OKLAHOMA CITY (CN) – Governor Mary Fallin on Friday stopped the Oklahoma Highway Patrol’s plan to use electronic card readers, in response to criticism the devices could be misused to seize or freeze citizens’ money during traffic stops.
Fallin said the Department of Public Safety “needs to formulate a clear policy” for the 20 readers it bought in May from Fort Worth-based ERAD Group.
“None of the devices have been used to help seize any funds,” Fallin’s office said in a statement. “The readers are intended to apprehend those involved in identity theft or other illegal activities involving monetary transactions. The readers allow troopers to read the back of the strip on a card or other item, such as a hotel room card, to see if it matches the information on the front.”
Fallin said the devices can be a “viable took for law enforcement” if troopers can ensure the technology will be used “appropriately.”
The American Civil Liberties Union blasted DPS on June 8 for asking ERAD for the capability to seize or freeze money through the readers.
“In its original ‘solicitation specifications,’ DPS asked ERAD to ‘provide a fully functional solution that allows law enforcement to read and manage data (seize, freeze or return funds) from cards with magnetic stripes containing account numbers and cash balances at the time of contact,'” the ACLU said. “In its response to DPS, the ERAD Group said it could not provide the individual bank records DPS wanted. ERAD said its system did not ‘provide banking information such as bank account number or routing number’ and asked that the section be removed from the contract.”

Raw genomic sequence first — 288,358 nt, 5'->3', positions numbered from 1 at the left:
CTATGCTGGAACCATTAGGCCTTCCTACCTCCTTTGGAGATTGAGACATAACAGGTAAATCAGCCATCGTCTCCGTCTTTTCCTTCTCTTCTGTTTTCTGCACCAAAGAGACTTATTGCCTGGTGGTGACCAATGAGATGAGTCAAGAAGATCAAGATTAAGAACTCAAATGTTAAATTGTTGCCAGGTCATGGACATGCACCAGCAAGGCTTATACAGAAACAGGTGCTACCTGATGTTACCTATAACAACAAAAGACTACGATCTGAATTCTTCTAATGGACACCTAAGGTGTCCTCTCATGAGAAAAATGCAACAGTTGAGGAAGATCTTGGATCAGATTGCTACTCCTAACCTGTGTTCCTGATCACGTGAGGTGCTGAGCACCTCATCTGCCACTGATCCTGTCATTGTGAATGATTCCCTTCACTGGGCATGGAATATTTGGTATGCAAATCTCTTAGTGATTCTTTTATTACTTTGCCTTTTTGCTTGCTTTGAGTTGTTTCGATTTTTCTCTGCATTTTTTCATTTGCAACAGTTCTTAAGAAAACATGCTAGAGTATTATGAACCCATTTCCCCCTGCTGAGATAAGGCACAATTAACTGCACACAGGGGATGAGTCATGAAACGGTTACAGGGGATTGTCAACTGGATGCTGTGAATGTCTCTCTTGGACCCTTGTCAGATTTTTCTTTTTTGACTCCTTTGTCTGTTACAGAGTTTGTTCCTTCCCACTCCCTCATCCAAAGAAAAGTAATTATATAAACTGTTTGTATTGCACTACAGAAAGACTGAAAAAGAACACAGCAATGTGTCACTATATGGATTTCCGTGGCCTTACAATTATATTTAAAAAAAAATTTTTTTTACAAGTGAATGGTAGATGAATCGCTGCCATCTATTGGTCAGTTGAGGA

The DPS purportedly withdrew the request after ERAD said certain information on the cards is available only if the financial institution is subpoenaed.
“In retrospect the vendor’s comments sound reasonable,” DPS wrote to ERAD. “Would assume all gift type cards composition is universal. The point is well taken and should have been considered some information requires a subpoena. Therefore DPS has no objection to removing” the request.
DPS Commissioner Michael Thompson said he supports Fallin’s decision, saying troopers “must have reasonable suspicion” that a crime has occurred before using the cards.
“Troopers typically would not use the devices unless a motorist was stopped traveling with dozens of cards,” Thompson said Friday.
Thompson has previously denied that troopers are “out there scanning everyone’s information.”
Fallin said 25 other states use card-reading devices and such use has been upheld by the courts.
“The Oklahoma Highway Patrol has enjoyed the trust of Oklahoma motorists for decades,” Fallin said. “Taking time to develop policy for the use of these devices and to educate the public will help calm the fears of the motoring public.”
State Sen. Kyle Loveless, R-Oklahoma City, said Fallin’s decision was “wise and fair.” He has been an outspoken critic of the card readers.
“I think that she made a good decision,” Loveless told the Tulsa World newspaper on Friday. “I think it shows leadership and that the process for getting a contract and getting a device out may have gone a little too fast before we are able to get a hold on it.”
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